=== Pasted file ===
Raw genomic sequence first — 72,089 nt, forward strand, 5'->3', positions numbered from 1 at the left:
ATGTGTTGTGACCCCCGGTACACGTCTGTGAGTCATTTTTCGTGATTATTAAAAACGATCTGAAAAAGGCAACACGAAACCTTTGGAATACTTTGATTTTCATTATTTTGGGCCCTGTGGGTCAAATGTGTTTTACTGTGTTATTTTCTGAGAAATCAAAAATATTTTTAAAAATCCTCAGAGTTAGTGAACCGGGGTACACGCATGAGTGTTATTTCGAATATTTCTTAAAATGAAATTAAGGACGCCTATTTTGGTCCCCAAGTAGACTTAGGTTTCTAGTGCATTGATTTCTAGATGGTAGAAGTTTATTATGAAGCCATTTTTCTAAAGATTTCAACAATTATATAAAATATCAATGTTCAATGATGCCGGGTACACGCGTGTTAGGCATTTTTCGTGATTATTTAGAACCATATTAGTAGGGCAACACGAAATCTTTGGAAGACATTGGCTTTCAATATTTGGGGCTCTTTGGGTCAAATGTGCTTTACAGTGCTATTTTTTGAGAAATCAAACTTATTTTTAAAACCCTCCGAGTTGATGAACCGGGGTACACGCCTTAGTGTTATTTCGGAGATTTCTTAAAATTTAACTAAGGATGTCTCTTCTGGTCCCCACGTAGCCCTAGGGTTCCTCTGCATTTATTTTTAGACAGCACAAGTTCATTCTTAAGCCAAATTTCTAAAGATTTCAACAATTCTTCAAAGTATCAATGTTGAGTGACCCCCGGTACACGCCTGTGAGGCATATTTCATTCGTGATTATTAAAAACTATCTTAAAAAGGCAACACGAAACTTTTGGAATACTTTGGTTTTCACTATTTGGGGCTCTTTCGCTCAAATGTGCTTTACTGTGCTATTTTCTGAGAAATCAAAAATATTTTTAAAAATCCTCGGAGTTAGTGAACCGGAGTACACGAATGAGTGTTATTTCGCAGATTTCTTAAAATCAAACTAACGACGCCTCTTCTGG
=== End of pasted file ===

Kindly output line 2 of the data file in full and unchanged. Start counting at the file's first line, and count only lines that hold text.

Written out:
ATGTGTTGTGACCCCCGGTACACGTCTGTGAGTCATTTTTCGTGATTATTAAAAACGATCTGAAAAAGGCAACACGAAACCTTTGGAATACTTTGATTTTCATTATTTTGGGCCCTGTGGGTCAAATGTGTTTTACTGTGTTATTTTCTGAGAAATCAAAAATATTTTTAAAAATCCTCAGAGTTAGTGAACCGGGGTACACGCATGAGTGTTATTTCGAATATTTCTTAAAATGAAATTAAGGACGCCTATTTTGGTCCCCAAGTAGACTTAGGTTTCTAGTGCATTGATTTCTAGATGGTAGAAGTTTATTATGAAGCCATTTTTCTAAAGATTTCAACAATTATATAAAATATCAATGTTCAATGATGCCGGGTACACGCGTGTTAGGCATTTTTCGTGATTATTTAGAACCATATTAGTAGGGCAACACGAAATCTTTGGAAGACATTGGCTTTCAATATTTGGGGCTCTTTGGGTCAAATGTGCTTTACAGTGCTATTTTTTGAGAAATCAAACTTATTTTTAAAACCCTCCGAGTTGATGAACCGGGGTACACGCCTTAGTGTTATTTCGGAGATTTCTTAAAATTTAACTAAGGATGTCTCTTCTGGTCCCCACGTAGCCCTAGGGTTCCTCTGCATTTATTTTTAGACAGCACAAGTTCATTCTTAAGCCAAATTTCTAAAGATTTCAACAATTCTTCAAAGTATCAATGTTGAGTGACCCCCGGTACACGCCTGTGAGGCATATTTCATTCGTGATTATTAAAAACTATCTTAAAAAGGCAACACGAAACTTTTGGAATACTTTGGTTTTCACTATTTGGGGCTCTTTCGCTCAAATGTGCTTTACTGTGCTATTTTCTGAGAAATCAAAAATATTTTTAAAAATCCTCGGAGTTAGTGAACCGGAGTACACGAATGAGTGTTATTTCGCAGATTTCTTAAAATCAAACTAACGACGCCTCTTCTGG